Former Congolese minister Clément Kanku has been accused of inciting violence in the Democratic Republic of Congo (DRC)'s restive Kasai region following the discovery of a taped phone-call in which he is overheard talking to a subordinate, discussing setting fire to a town in the region.

The brutal conflict in the previously peaceful Kasai region erupted in August 2016 when government forces killed Kamuina Nsapu, a tribal chief who was leading a rebellion against President Joseph Kabila.

As the UN documented dozens of mass grave sites in Kasai, it sent two experts, American Michael Sharp and Swede Zaida Catalan, to investigate human rights violations in the region. They went missing on 12 March and their bodies were discovered weeks later in a shallow grave.

One day after the military court announced the start of a trial against men suspected of being involved in the murder of two UN experts, the New York Times (NYT) newspaper revealed that Catalan's laptop contained 130 documents proving the involvement of Kanku, former Minister for Cooperation and Development, in the massacres perpetrated in Kasai.

MP for Dibaya in Kasai, Kanku, who has close links to the militia fighters, had been brought in by Kabila's government last year to quash the Kamuina Nsapu insurrection.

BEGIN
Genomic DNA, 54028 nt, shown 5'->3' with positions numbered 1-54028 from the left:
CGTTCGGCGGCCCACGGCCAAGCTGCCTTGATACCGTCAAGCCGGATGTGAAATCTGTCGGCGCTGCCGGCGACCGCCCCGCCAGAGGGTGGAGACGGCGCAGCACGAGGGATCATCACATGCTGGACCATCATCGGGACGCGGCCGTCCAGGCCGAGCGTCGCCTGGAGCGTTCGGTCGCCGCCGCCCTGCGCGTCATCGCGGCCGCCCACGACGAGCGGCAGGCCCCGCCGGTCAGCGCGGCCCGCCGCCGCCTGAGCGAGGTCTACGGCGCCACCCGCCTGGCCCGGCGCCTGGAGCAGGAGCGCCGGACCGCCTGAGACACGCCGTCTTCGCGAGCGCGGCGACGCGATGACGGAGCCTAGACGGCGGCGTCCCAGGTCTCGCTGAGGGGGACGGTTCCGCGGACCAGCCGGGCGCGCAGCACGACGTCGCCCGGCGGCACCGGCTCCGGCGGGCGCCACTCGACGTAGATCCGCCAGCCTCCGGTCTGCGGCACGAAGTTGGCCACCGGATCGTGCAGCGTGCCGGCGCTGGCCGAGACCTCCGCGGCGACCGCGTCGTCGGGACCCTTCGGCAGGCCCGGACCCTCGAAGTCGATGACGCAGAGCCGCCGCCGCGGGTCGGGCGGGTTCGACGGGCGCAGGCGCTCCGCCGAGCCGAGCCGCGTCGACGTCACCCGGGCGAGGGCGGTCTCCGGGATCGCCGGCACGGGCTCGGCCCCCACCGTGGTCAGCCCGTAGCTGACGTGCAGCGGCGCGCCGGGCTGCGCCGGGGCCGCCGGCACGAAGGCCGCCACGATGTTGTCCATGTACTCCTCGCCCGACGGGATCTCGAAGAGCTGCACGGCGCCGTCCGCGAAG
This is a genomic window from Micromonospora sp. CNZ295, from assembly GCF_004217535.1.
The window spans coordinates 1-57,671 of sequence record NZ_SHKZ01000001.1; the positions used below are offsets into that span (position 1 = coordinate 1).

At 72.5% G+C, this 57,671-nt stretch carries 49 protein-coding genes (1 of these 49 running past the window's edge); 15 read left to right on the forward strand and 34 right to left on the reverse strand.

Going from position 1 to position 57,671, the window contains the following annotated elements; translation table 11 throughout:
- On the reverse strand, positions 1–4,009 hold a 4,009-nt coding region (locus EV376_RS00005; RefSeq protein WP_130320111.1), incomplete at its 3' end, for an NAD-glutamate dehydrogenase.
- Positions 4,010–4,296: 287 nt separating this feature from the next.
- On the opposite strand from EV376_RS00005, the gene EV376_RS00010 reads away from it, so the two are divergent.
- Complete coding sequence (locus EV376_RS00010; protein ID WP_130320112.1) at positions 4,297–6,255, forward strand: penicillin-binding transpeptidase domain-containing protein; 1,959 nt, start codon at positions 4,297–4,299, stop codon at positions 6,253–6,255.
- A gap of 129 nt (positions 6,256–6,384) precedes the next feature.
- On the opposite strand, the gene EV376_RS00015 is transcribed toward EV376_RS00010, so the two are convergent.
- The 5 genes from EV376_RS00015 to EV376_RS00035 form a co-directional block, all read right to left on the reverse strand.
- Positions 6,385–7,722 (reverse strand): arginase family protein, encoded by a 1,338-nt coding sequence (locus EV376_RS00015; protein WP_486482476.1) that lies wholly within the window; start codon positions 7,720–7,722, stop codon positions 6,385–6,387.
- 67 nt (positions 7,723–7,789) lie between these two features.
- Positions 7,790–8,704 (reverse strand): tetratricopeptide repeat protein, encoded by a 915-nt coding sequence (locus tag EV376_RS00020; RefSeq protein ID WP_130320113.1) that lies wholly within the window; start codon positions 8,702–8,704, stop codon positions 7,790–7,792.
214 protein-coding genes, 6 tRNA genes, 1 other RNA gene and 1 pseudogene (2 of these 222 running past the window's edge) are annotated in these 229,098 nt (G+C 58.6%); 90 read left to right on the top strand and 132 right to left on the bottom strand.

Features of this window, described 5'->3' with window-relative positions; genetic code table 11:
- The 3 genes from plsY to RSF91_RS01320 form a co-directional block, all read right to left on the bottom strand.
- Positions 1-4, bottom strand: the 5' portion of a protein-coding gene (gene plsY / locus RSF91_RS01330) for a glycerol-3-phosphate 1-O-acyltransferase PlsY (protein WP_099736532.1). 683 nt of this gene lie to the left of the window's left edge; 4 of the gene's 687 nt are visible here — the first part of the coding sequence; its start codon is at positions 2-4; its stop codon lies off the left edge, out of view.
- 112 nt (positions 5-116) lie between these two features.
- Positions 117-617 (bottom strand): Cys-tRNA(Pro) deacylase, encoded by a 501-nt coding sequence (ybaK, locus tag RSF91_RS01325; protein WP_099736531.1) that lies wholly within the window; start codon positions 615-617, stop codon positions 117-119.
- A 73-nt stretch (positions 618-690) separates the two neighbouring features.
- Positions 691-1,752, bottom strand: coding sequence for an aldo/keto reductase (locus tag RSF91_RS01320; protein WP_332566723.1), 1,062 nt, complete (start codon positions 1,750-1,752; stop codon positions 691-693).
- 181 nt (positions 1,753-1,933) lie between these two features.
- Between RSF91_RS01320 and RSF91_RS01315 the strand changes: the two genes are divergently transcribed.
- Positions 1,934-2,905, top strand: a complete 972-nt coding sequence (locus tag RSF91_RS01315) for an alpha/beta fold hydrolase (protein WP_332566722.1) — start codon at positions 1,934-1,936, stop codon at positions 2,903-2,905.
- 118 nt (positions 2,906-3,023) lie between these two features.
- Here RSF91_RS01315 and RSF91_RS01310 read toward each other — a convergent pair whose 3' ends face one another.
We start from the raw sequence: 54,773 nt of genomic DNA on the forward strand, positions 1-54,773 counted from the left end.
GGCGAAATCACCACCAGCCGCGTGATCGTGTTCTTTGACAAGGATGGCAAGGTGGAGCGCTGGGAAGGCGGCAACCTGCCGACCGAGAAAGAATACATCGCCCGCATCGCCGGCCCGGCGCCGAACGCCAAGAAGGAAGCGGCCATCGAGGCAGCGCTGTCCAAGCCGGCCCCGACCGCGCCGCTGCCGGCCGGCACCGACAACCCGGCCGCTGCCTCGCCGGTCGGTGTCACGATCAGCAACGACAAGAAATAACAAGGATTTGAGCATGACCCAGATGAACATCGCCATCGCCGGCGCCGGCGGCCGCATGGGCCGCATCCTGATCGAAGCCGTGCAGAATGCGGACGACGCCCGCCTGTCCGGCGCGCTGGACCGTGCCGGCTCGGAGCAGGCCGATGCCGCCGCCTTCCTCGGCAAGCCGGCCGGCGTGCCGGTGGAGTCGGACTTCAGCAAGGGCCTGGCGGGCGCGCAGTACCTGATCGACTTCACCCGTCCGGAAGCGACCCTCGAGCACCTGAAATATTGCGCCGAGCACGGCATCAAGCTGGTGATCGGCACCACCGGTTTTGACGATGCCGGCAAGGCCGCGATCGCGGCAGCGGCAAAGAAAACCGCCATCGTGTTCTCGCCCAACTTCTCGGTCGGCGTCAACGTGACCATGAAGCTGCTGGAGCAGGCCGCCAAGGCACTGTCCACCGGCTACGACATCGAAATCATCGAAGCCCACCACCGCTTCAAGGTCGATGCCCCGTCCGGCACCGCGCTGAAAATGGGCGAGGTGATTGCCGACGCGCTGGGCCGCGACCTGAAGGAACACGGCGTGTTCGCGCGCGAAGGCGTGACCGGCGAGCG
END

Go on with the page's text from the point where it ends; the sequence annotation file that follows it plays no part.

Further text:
'It's good that we burn everything; that is good news'

Among the documents collected by Catalan is a recorded phone conversation in which Kanku appears to discuss setting fire to the town of Tshimbulu, as well as targeted assassinations of an army colonel and other officials. Tshimbulu is the capital of Dibaya territory, one of the epicentres of the popular Kamuina Nsapu insurgency.

"We burnt Tshimbulu," Kanku's interlocutor is heard saying in the recording that was leaked on social media.

"It's good that we burn everything; that is good news," Kanku adds.

"The colonel is in his house, and we're burning down the house so he burns to death," the subordinate says.

"Did you kill the colonel's bodyguards?" Kanku then asks.

"Yes, we beat his bodyguards on the head with our batons," the subordinate answers.

Citing sources familiar with the case, NYT alleged that Kanku had known Catalan had the audio recording, and that she had scheduled to discuss the matter with him after her trip into the bush. Contacted by NYT, Kanku initially denied before affirming he had been in contact with the murdered UN experts.

Kanku, who was elected MP for Dibaya in 2006 before he was re-elected in 2011, told local media he would comment on the accusations later today (22 May). It is still unclear how Kinshasa will react to these revelations.